A Window Into The World of the paediatric diabetes team who support children and young people with diabetes at St. Mary’s Hospital Trust IOW.
Submitted by Chad Hamilton, Paediatric Diabetes Dietitian, St. Mary’s Hospital Trust IOW.
The professionals that make up the paediatric diabetes team on the Isle of Wight are passionate not only about the health of the children that access our service, but they also care deeply about their overall wellbeing. As a team, we go out of our way to ensure that despite having a long-term condition, they still get experience and enjoy all the important milestones that are essential for having a normal childhood.
Our team consists of two specialist paediatric consultants, a specialist paediatric diabetes dietitian & nurse, along with a paediatric psychologist and our administrator who keeps the ship running smoothly. Together, we try to work synergistically to offer the best possible support to all the children and young people with type 1 / type 2 diabetes or any other genetic condition that affects their blood glucose control.
The one thing that we all love about paediatric diabetes is that you get to follow these children through all stages of adolescence and help them circumvent challenges that such a diagnosis can pose. We celebrate all their successes whether that is passing their exams, landing their 1st summer job or finally hitting a new subscriber milestone on their twitch or YouTube account. Alternatively, we also do our best to offer them realistic solutions to the problems they will undoubtedly encounter. Being young a person in today’s world is just riddled with numerous road blocks, whether it be anything from maintaining good grades to just fitting in at school. Now try adding the extra pressure of having to take a medication every time you need to eat something and/or prick your finger. This can makes you stand out when all you want to do is blend in with the rest of your peers.
As a team we try to meet these challenges head on by offering easier and more realistic ways for our children and their families to manage diabetes. Technology is changing so rapidly and with it comes newer and more efficient ways for children to manage their blood glucose levels. Whether that be through very intuitive insulin pumps, new insulin generations that allow for more flexibility or more recently smart phone friendly continuous glucose monitoring (CGM) to help reduce finger prick tests. As children grow, their needs change and as a service we change with them.
We try to do this by giving them more control or say on how they want to manage their diabetes. ‘You don’t want to have to test so often at school…fine…let’s try this or maybe you don’t like taking your insulin in front of your friends, but you still want to spontaneously hang out at the fish & chip shop and then do a sleep over… no problem let’s try that.’ Every child is different, so sometimes it takes a lot trial and error before we find something that actually works for them. Their mental well-being comes first and as long as they’re safe, everything else will eventually fall into place.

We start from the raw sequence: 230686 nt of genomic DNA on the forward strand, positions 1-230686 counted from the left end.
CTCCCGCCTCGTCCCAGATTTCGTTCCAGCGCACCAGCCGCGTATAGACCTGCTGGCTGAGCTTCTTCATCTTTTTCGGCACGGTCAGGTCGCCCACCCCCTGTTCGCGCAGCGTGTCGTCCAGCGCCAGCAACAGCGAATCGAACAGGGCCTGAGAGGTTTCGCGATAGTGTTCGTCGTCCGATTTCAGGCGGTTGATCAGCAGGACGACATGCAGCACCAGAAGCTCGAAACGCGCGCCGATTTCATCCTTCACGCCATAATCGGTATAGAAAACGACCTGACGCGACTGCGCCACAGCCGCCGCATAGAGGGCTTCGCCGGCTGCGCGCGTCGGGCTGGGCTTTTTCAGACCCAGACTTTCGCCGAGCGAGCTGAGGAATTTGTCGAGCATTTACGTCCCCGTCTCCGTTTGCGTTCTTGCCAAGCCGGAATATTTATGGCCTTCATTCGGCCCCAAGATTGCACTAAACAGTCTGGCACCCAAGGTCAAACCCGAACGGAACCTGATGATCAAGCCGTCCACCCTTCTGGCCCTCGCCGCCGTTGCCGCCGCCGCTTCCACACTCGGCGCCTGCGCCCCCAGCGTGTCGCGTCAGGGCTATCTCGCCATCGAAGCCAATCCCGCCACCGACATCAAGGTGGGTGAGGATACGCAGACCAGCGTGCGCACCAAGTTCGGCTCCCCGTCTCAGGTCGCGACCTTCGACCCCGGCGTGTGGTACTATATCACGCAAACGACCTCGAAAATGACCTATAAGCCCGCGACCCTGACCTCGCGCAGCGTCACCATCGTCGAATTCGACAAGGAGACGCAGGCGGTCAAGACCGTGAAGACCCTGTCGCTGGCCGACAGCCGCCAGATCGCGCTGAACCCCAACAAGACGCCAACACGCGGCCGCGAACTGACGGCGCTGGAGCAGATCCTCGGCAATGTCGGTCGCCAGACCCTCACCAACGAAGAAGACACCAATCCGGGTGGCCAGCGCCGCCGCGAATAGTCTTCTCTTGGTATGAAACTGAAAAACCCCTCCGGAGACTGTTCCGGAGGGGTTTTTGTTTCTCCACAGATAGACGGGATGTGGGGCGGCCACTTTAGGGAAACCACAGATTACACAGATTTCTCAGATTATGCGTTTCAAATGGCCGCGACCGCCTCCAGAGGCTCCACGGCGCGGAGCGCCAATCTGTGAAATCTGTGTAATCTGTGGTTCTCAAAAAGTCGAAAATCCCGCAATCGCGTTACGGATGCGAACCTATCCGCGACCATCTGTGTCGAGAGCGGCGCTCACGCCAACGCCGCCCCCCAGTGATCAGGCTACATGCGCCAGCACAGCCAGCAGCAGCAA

Does this mean that sometimes they might not have the best blood glucose numbers from time to time? Of course, but it’s not about that; instead it’s revolves around gradually building their confidence so that they can make decisions, learn from them and take action if needed.
COVID-19 has been a scary time for not only us as professionals, but also for our families on the island. However, one good thing that has come out of it is that we are now able to do video clinics. With these clinics our families can upload their insulin pumps, blood glucose meters and CGM to our secure database from the comfort of their homes. We then see them via a webcam to talk about how they are managing and any changes they think need to be made as it relates to their diabetes care. As professionals we try to make the parents and children lead the consultation and if we have any further suggestions on nutrition, exercise, coping strategies or insulin, then we will offer our advice and the rationale behind it. We are really looking forward to using this more often especially for our teenagers as they are often so busy with school, friends and just life really. As a result they sometimes don’t really want to make it to clinic especially seeing that we see them a minimum of 4 times per year. With video clinics we can now come to them either on a computer or a smart device.
The paediatric diabetes team at St Mary’s Hospital is comprised of a group professionals that not only enjoy helping families meet the challenges of managing diabetes in the modern world, but who also enjoy watching our young people mature into the best possible versions of themselves by the time they transition to adult’s service.